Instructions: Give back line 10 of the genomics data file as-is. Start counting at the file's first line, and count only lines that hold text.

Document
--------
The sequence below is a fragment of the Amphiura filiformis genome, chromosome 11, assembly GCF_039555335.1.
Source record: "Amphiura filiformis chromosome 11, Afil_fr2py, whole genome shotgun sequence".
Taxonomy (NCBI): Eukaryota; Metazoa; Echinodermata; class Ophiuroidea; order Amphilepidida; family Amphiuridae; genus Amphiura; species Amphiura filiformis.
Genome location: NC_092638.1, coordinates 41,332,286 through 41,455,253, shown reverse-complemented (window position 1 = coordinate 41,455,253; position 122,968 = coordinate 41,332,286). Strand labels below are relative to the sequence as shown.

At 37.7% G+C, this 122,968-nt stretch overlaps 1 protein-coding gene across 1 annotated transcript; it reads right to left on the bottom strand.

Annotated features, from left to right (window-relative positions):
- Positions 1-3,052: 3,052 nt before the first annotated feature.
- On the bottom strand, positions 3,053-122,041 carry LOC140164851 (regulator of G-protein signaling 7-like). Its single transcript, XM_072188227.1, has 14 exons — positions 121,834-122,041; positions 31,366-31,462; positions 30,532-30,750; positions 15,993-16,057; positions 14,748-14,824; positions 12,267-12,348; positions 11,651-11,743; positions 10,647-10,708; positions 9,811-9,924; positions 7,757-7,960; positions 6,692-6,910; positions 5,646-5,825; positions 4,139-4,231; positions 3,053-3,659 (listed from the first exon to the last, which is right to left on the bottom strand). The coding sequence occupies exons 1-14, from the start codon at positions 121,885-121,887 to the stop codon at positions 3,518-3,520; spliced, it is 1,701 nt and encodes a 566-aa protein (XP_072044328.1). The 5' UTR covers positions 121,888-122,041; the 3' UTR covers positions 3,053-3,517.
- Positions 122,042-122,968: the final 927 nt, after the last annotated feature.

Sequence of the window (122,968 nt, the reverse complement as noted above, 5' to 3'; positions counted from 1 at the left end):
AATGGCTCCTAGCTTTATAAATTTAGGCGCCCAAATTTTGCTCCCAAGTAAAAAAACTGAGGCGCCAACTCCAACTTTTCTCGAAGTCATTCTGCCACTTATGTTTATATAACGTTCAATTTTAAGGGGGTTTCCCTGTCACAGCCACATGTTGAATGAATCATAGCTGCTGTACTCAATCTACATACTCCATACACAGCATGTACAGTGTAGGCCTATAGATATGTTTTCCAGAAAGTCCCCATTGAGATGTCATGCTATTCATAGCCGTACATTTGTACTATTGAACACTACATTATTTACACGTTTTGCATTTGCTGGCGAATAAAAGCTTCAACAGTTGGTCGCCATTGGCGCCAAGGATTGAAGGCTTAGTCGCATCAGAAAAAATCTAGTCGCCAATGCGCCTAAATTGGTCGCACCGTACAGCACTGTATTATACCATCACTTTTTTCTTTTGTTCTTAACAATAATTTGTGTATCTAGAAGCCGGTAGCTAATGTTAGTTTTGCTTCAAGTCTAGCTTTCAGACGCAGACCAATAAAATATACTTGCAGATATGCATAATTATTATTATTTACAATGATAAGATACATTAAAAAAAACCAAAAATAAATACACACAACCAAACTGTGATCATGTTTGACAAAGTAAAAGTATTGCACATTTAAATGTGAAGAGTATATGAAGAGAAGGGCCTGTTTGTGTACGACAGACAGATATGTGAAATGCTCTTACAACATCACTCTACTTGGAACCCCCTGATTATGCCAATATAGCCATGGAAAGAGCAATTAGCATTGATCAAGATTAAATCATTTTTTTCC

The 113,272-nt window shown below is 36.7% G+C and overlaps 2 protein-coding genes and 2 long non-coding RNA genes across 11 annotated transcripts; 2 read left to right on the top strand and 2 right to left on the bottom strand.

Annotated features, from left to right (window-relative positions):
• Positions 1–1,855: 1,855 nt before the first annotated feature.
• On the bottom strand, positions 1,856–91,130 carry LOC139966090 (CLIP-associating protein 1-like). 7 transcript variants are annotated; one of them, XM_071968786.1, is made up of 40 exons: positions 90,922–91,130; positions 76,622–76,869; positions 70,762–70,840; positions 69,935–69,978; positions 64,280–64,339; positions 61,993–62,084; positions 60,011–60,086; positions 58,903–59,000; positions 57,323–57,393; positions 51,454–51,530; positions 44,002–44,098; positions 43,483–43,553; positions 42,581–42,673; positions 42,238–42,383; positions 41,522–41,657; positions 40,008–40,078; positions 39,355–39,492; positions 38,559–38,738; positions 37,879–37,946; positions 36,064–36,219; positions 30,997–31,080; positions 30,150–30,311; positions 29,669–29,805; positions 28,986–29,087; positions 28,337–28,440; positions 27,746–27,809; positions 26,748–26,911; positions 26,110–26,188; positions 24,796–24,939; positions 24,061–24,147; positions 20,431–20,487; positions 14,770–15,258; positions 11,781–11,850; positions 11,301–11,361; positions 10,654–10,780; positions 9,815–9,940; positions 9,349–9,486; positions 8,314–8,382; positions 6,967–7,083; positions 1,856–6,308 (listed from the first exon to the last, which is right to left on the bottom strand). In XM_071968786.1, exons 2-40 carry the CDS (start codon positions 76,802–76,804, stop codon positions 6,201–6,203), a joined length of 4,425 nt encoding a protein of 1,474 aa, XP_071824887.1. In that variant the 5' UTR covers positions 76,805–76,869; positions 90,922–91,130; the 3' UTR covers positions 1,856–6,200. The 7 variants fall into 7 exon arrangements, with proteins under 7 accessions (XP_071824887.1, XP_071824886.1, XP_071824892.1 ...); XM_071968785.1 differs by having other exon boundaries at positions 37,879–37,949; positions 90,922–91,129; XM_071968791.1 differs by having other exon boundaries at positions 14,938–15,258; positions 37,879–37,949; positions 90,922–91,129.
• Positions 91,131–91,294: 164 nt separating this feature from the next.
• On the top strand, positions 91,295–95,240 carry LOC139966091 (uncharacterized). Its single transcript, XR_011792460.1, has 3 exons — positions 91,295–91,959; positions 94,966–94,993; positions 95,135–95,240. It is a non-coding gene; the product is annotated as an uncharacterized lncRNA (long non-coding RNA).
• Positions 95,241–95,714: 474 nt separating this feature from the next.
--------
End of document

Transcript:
Sequence of the window (122,968 nt, the reverse complement as noted above, 5' to 3'; positions counted from 1 at the left end):